National Theatre, UK
Theatre captioning may be considered as one of the most important forms of cultural access for people with hearing loss and other audiences that cannot, or cannot properly, access plays in their original form (such as foreign viewers, the elderly, audiences with cognitive impairments, etc). However, despite the crucial role it plays in media accessibility, theatre captioning has received very limited scholarly attention. In 2016, the CaptionCue project, funded by the UK Arts Council, brought together the National Theatre, the charity and caption provider Stagetext, the technology company Screen and the University of Roehampton in order to assess the quality of automatic theatre captions and their reception (in terms of preferences, distribution of attention and immersion) by audiences with and without hearing loss on different caption devices (open LED screens and tablets). The results showed an overall positive experience of the audience using these automatic captions, with an efficient distribution of attention between the captions and the stage, and a high degree of immersion. LED screens, which caused the audience to spend 43% of their time on the captions vs 56% on the actors, obtained the best results, whereas tablets (52% on the captions vs 43% on the actors) were deemed satisfactory for specific types of slow-paced plays. However, and despite the good results obtained by the open LED screens, this format was also met with criticism from the audience (especially the hearing viewers) and the actors, some of whom found it distracting.
The aim of this project is to test the use of automatic theatre captioning displayed on smart glasses, a device that can potentially solve some of the issues encountered with the use of open LED screens, such as distribution of attention, head movement and distraction for both actors and members of the audience who do not wish to read the captions. A new prototype of Epson smart glasses is being used and tested by participants with and without hearing loss in three plays staged at the National Theatre over 12 months. Individual questionnaires and focus groups will be organized to assess the quality of the automatic captions, the experience of the users wearing the glasses (weight, focal length, dizziness, user interface), their immersion and their overall impressions (issues with aesthetics/self-consciousness, comparison to other types of captions). Once the results have been analysed, it will then be possible to ascertain if, as the access team of the National Theatre have pointed out, the smart glasses are the future of theatre captioning and can open the door to not only intralingual captions but also interlingual theatre captioning.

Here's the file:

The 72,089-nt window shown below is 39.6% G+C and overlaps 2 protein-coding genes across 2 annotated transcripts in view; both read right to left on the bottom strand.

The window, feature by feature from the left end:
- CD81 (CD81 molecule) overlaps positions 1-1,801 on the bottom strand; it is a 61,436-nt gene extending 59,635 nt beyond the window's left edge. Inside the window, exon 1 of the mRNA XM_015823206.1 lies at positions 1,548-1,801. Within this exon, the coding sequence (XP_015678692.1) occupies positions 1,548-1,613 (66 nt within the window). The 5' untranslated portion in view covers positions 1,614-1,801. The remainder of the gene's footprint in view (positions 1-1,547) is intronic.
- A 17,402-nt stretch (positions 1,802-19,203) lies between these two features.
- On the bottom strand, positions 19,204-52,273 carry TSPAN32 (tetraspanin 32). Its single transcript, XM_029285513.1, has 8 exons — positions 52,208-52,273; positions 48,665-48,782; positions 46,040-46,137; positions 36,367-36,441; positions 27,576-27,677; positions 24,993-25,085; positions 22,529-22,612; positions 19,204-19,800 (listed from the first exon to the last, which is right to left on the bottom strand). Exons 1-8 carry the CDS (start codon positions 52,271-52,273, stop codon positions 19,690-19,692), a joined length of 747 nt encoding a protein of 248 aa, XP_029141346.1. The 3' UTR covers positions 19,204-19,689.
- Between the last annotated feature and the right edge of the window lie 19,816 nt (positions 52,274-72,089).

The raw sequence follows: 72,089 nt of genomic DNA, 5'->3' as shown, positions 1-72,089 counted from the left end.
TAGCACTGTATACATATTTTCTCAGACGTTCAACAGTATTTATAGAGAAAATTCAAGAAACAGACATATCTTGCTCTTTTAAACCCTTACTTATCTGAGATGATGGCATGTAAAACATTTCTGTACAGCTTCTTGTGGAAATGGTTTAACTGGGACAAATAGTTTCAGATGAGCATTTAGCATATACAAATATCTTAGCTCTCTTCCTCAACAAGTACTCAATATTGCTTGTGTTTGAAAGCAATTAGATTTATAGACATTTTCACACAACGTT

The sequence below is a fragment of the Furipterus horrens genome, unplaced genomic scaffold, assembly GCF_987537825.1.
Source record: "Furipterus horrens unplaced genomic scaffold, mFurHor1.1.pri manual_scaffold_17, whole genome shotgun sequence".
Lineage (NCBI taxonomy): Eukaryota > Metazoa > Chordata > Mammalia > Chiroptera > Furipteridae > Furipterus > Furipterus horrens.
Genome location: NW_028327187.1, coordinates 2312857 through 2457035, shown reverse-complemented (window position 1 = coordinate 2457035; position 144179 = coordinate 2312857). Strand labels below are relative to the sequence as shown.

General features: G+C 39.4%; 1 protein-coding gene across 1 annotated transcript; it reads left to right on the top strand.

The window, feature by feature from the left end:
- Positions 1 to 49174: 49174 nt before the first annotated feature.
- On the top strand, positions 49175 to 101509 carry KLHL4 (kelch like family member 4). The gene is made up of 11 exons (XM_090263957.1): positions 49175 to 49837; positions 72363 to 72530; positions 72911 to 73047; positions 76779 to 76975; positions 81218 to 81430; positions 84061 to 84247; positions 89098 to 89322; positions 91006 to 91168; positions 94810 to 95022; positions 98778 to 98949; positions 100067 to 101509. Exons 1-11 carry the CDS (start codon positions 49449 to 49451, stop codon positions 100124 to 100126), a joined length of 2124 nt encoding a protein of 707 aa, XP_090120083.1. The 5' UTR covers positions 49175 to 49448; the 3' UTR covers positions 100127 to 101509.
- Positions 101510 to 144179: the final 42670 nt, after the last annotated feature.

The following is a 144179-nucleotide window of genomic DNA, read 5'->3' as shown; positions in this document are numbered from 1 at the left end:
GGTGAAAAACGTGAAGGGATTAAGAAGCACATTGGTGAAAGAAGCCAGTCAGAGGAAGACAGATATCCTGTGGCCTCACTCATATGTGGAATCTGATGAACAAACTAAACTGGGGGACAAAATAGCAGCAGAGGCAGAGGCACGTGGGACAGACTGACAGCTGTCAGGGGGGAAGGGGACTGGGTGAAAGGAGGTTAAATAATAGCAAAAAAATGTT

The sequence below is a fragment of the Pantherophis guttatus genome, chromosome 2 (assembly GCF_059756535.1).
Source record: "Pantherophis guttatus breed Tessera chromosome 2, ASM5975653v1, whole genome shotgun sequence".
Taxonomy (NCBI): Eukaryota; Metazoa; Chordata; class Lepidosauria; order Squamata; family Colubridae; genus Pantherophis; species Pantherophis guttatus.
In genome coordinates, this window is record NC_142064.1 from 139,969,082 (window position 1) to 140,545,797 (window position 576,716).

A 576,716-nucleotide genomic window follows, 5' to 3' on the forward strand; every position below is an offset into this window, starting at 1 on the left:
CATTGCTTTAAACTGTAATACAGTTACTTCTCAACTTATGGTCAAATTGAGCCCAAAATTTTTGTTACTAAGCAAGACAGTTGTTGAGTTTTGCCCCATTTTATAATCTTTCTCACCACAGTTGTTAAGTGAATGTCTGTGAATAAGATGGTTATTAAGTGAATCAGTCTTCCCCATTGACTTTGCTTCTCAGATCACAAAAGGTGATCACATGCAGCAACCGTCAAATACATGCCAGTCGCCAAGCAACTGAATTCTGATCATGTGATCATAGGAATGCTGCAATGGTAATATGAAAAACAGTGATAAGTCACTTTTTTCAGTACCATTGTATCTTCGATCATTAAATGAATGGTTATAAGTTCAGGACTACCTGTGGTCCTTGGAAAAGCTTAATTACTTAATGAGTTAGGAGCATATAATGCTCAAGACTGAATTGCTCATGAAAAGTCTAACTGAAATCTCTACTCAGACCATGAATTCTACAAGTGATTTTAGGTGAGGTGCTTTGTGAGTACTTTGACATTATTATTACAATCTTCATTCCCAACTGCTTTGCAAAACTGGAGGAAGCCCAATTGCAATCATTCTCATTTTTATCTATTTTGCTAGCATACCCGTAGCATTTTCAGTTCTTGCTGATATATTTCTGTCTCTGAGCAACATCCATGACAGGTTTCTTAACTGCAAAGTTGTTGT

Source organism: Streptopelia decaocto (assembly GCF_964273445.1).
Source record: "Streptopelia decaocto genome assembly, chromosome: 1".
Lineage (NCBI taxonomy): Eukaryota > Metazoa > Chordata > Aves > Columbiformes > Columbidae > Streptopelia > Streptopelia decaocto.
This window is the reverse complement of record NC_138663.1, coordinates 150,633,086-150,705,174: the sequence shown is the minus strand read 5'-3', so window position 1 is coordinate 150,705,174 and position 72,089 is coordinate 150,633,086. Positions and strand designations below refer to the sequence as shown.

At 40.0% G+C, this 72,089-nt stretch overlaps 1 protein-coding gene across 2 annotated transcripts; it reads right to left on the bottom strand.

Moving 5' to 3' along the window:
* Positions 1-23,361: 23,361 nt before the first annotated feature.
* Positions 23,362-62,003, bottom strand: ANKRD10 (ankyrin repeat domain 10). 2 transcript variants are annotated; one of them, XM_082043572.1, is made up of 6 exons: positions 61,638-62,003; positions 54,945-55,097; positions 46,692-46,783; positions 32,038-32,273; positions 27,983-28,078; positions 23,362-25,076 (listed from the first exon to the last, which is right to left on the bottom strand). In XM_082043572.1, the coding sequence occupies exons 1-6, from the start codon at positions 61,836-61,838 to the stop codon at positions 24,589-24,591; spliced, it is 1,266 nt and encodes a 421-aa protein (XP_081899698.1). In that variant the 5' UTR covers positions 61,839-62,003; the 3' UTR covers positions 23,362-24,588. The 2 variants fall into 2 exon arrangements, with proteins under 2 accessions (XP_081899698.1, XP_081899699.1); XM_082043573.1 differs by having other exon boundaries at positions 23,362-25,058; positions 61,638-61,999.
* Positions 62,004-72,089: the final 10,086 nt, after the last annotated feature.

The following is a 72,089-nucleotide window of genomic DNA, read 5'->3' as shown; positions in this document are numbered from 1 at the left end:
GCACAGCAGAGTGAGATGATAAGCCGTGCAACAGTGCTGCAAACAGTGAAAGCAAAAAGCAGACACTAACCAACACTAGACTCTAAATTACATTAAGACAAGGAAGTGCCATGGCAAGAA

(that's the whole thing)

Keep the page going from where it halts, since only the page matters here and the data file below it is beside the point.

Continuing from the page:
Presentation at ACT/Unlimited Conference (6 June 2018): https://drive.google.com/open?id=1IbcxenCQXw7wAe-G2VttutCdND2Yne-E